"you wrote in ur weekend wrap that you were concerned about a correction coming up. what are all factors that got you cautious about the market ahead of the sell off today after forecasting higher prices? also why do you think traders dont act on technical factors more than they appear to?"



Taking your last question first, about why more traders/investors don't act more on technical factors and act AHEAD of price breaks which is what I try to teach. It's a stretch for many to believe that price and technical indicators can FORECAST 'events'. Most people can mostly only get their heads around the idea that 'events' such as economic reports, earnings announcements, Fed action, etc. DETERMINE when and if trends reverse or slow down. Market participants generally think that the Market is more 'random' in its price swings than is actually the case; e.g., the market moves higher UNTIL some news comes out that calls into question bullish assumptions.

The concept of Market action spotlighting future economic trends goes back to Charles Dow's observations that changes in the two key Dow Averages 'forecasts' upcoming changes in the economy. For example, the Dow Industrials (INDU) makes a new monthly Closing high, which the Dow Transportation Average (TRAN) fails to do, thereby not 'confirming' INDU's move. If this divergence goes on it 'sets up' a forecast for a possible Market top and economic slowdown. For example, the Industrials have been going up on more production but also with a build up of inventory. A lagging Transportation stock Average suggests a less shipping of those goods out to customers, which in turn can forecast an economic slowdown.

The foregoing example is a bit simplistic but I'll go on and show the chart and indicator factors that suggested that we could have a correction/pullback coming very soon when I wrote my most recent Index Wrap.

My main theme voiced in my most recent weekly Index Wrap was that implied volatility had gotten so low that I thought something had to give. This facet of an unusually low level in VIX and VXN was more of a 'feeling' and I don't have a very precise way to measure tops based on such low levels of what the media love to call (re VIX) the Wall Street 'fear' index.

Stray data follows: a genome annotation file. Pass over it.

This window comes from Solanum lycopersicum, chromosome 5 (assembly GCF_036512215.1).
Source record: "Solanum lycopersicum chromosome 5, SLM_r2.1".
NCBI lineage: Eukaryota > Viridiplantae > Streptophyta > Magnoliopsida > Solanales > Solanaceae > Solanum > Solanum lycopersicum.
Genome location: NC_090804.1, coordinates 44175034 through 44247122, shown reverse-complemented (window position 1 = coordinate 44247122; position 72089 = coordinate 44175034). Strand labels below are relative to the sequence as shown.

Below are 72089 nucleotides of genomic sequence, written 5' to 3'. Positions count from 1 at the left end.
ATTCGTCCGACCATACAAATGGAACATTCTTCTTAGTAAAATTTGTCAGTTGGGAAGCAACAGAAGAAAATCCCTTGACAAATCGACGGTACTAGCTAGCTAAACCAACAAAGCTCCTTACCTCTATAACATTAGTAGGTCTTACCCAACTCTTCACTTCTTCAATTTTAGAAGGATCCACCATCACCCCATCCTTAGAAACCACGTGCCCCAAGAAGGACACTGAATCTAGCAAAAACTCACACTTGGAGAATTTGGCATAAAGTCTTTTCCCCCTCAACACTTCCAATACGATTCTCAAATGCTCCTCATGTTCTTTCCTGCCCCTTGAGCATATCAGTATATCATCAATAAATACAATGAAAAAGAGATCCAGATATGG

This facet of the Market DOES dovetail with one of my key (technical) indicators that is better at forecasting upcoming trend changes: that of bullish bearish sentiment, which I plot daily based on the CBOE equities daily total call to put volume ratio. You'll see in my second chart (daily S&P 500) below that my 'CPRATIO' sentiment indicator shot up to a very HIGH level recently, indicating what I consider to be an unsustainable EXTREME in bullishness. Such peaks are another way of seeing an 'overbought' situation such as is the case when the 13-day Relative Strength Index (RSI) has advanced to a high level; e.g., 70-80 or higher.

I wrote this in my most recent Index Wrap, as seen at the above web LINK:

"No 1-2 (technical) indicators are conclusive in a strong bull move like reversal type price action (is). When a pullback is signaled by topping out at prior highs, key downside reversals, etc. the 'ground' was simply set so to speak in that various (technical) indicators suggested increasing risk for a pullback."

Indicator patterns are NOT conclusive for forecasting trend reversals until price action 'confirms' it. What we saw today WAS a trend reversal pattern I was suggesting to be on the alert for; in this case, a "key downside reversal" which I'll highlight first. A second part and I may write on this later in the week in a 'part 2', is some background on what I was also seeing in some key long-term index charts that ALSO suggested that the S&P and the Nasdaq were hitting potential technical/chart resistance.


What I call a 'KEY' downside reversal typically happens when an uptrend has been underway for a lengthily period and there's a move to a new daily (or weekly) high for the move, often a decisive new high, followed by a collapse in prices and a CLOSE below the prior 1-2 days (or weeks) LOWS.

We see the above conditions met in my first chart, a close up view of recent price action in the S&P 500 (SPX). How much further downside we'll see after today is still unknown, but corrective pullbacks are often substantial after a key downside reversal pattern occurs. (A key upside reversal is the reverse situation in that there's a move to new low, followed by a strong rebound that takes the Close above the prior 1-2 days' Highs.)